jen: If Jonathon decided to kill you after a long, hard process of trying to decide of doing so was moral, would you say to others ‘Don’t judge Jonathon’? Would you expect your friends, relatives, and government to say ‘Don’t judge Jonathon, it surely wasn’t an easy decision’? I doubt the answer to these questions is yes.

          As for you specific concerns: Yes, the parents wanted the baby dead — otherwise they wouldn’t have acted to kill him. And yes, the parent’s actions were both callous and selfish. STOP judging actions by subjective standards: It is the nature of an act that is most important in determining its morality; not the intentions of the actor. (And in this case you have nothing to support your point but assumed intentions.)

  3. Cassie says:

    As a parent of a multi disabled child, I can definitely say you have no idea firstly how hard it is to be that parent and secondly how hard that decision was for them to terminate. I lost a twin at 20 weeks and my other son had a brain injury at 24 weeks, I was given the choice to terminate. I am pro choice and I choose to give him a chance. He is 11 now, however it has been an incredibly hard journey for him and myself. Not everyone is able to take on the level of responsibility and dedication required to care for a child with high needs. And they were better to be honest with themselves about that and make the best choice for themselves, rather than have that child and that child end up in the system because they couldn’t take care of him. We treat our dogs better than disabled people in western society. Do you have children? Have you been in that position where something went wrong with a pregnancy? I have and I can tell you truthfully that I would never wish that upon anyone, not even people who know nothing of the world like you….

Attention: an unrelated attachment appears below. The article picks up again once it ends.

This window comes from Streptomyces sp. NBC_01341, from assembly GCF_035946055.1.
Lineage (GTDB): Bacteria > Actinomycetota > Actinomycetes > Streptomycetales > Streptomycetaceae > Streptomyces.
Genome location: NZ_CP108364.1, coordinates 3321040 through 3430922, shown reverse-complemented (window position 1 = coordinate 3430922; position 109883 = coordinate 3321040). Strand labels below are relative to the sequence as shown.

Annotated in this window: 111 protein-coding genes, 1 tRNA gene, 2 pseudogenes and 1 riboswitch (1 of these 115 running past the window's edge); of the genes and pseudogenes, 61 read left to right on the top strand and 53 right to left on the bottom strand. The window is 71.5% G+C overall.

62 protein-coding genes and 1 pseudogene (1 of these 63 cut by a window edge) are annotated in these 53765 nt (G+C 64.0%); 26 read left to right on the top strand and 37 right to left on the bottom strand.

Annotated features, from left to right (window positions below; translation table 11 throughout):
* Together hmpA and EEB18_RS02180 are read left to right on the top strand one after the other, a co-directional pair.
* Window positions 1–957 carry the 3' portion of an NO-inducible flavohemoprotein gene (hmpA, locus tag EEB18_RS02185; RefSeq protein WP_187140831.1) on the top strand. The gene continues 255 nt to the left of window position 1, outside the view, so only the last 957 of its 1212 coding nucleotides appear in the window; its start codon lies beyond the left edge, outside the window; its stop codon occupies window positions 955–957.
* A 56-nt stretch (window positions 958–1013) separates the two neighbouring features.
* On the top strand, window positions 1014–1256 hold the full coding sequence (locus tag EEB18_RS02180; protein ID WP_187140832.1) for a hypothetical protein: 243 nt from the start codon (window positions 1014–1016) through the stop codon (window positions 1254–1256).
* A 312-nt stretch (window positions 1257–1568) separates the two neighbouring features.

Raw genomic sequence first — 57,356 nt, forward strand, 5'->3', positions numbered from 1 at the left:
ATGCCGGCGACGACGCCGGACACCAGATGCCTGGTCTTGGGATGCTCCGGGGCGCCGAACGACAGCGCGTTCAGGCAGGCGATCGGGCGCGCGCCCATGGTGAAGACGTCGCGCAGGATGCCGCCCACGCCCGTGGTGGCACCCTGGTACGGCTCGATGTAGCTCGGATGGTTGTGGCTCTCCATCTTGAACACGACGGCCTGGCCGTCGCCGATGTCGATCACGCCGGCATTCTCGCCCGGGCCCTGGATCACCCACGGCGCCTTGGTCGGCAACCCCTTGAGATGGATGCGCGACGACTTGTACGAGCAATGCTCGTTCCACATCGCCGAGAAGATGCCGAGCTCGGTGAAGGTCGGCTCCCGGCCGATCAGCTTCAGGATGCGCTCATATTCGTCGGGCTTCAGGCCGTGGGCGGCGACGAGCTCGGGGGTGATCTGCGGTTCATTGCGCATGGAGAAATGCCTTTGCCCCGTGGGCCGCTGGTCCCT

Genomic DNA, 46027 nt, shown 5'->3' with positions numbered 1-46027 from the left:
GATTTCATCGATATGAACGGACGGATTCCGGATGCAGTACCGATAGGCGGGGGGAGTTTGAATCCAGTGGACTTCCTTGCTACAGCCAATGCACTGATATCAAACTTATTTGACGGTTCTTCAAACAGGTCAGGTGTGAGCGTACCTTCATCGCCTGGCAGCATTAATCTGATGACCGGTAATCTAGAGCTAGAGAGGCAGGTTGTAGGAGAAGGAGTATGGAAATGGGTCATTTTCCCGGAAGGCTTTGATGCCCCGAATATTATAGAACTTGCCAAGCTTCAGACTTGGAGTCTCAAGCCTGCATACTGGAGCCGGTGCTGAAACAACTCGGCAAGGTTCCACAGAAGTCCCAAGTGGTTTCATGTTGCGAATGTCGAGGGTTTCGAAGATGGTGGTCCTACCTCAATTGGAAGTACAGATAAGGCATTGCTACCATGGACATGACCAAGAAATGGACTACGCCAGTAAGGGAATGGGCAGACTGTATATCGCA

• Jonathon Van Maren says:

      I do have a child. And killing is never, ever the compassionate solution. I also agree with you that we have miles to go in our society in regard to our treatment of disabled people.